Monday, November 14, 2011
Lafayette H. ( Reb ) Russell.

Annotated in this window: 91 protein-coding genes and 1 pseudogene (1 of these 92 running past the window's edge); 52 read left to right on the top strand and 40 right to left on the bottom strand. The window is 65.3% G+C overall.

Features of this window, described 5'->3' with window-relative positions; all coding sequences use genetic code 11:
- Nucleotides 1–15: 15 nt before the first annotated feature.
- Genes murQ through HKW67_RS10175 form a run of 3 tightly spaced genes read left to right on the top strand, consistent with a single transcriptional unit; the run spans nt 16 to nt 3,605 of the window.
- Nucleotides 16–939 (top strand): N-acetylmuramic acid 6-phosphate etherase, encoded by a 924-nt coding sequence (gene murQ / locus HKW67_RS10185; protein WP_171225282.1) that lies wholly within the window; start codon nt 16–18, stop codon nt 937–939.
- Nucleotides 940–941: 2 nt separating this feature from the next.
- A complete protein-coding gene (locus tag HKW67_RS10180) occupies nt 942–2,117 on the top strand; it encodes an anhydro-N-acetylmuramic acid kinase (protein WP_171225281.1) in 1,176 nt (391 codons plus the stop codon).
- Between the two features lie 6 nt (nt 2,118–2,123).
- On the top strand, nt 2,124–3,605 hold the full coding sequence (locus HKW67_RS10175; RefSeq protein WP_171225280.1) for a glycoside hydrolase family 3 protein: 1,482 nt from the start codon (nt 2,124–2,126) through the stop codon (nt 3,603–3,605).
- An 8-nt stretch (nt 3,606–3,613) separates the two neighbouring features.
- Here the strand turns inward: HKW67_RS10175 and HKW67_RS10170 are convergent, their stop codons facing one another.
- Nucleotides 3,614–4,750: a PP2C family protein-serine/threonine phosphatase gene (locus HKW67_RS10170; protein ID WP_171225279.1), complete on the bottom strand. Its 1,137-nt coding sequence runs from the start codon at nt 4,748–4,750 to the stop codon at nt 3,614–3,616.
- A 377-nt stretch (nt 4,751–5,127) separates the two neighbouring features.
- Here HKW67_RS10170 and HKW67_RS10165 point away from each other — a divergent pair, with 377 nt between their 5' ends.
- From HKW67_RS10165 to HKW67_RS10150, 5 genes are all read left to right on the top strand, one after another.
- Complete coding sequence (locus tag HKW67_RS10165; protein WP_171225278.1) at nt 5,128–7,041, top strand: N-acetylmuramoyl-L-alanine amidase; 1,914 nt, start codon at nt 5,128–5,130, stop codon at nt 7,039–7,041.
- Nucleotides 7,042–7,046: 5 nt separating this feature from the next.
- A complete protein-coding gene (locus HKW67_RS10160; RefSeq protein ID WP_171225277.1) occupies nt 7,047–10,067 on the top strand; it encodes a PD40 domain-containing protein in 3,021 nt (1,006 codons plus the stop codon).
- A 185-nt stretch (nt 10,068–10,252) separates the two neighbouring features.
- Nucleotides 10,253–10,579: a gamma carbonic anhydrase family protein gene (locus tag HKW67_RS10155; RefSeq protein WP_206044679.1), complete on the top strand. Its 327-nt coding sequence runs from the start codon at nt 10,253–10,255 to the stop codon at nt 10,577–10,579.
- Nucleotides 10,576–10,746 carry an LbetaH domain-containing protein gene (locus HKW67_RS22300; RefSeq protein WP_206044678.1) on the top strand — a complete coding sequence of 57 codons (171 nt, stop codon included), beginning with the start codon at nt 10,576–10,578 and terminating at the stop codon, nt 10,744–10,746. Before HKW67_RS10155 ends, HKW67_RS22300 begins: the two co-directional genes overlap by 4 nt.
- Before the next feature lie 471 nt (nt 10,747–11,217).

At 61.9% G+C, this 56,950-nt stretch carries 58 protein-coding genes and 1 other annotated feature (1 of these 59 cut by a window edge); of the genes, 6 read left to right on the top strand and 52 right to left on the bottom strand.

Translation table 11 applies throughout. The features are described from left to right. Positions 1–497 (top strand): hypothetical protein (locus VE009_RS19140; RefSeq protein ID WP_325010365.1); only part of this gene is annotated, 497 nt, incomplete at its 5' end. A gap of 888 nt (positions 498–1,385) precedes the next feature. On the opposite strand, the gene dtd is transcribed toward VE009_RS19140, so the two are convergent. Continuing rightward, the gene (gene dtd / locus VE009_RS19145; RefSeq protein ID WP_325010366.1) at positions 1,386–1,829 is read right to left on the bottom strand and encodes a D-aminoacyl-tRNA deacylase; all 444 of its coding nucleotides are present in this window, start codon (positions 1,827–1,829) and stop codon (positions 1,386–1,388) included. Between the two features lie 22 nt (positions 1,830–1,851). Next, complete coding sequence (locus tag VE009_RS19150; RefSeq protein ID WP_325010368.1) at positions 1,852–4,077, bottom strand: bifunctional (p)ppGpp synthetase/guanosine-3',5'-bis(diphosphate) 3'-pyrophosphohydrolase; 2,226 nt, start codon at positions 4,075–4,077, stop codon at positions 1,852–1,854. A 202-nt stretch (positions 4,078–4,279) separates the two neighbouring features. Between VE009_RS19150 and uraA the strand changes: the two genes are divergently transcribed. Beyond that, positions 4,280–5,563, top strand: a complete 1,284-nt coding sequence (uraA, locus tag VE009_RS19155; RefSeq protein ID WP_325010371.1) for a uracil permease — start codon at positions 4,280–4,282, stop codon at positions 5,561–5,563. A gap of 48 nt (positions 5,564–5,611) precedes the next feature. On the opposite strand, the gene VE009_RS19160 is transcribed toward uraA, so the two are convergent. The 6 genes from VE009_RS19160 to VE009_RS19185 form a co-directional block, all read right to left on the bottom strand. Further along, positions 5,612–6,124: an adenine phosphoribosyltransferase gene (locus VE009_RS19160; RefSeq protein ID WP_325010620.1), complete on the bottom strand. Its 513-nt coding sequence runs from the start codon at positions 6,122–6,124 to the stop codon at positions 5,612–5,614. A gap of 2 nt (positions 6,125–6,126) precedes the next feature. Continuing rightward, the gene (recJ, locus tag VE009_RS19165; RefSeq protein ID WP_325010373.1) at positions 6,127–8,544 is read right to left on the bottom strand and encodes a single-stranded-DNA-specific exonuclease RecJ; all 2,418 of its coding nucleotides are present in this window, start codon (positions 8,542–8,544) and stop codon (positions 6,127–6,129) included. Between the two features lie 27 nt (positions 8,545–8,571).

It was inevitable that a big, good-looking, famous football star would be courted by Hollywood, and Russell was eventually given small parts in a few films at Fox Pictures, but nothing really came of them. However, he did sign a contract with independent producer Willis Kent to star in a series of low-budget westerns. He made nine of them, with titles like The Man from Hell (1934), Lightning Triggers (1935) and Blazing Guns (1935), for Kent during 1934 and 1935, and "low-budget" is perhaps a charitable description of them. For all his athletic prowess, riding ability and good looks, Russell just wasn't much of an actor, but even if he had been he wouldn't have been able to overcome the threadbare production values, lame and trite scripts and overall shoddiness of the films themselves. They were distributed through the states-rights syndication system, which meant that basically not a whole lot of people saw them, and Russell never really made an impression on either fans or Hollywood itself. By 1935 he and Kent had parted ways. He left Hollywood and toured with several traveling circuses during the rest of the 1930s. In the 1940s he returned to Coffeyville, married and raised a family. He bought several ranches, becoming somewhat of an expert on livestock breeding. He died in Coffeyville of a heart attack in 1978.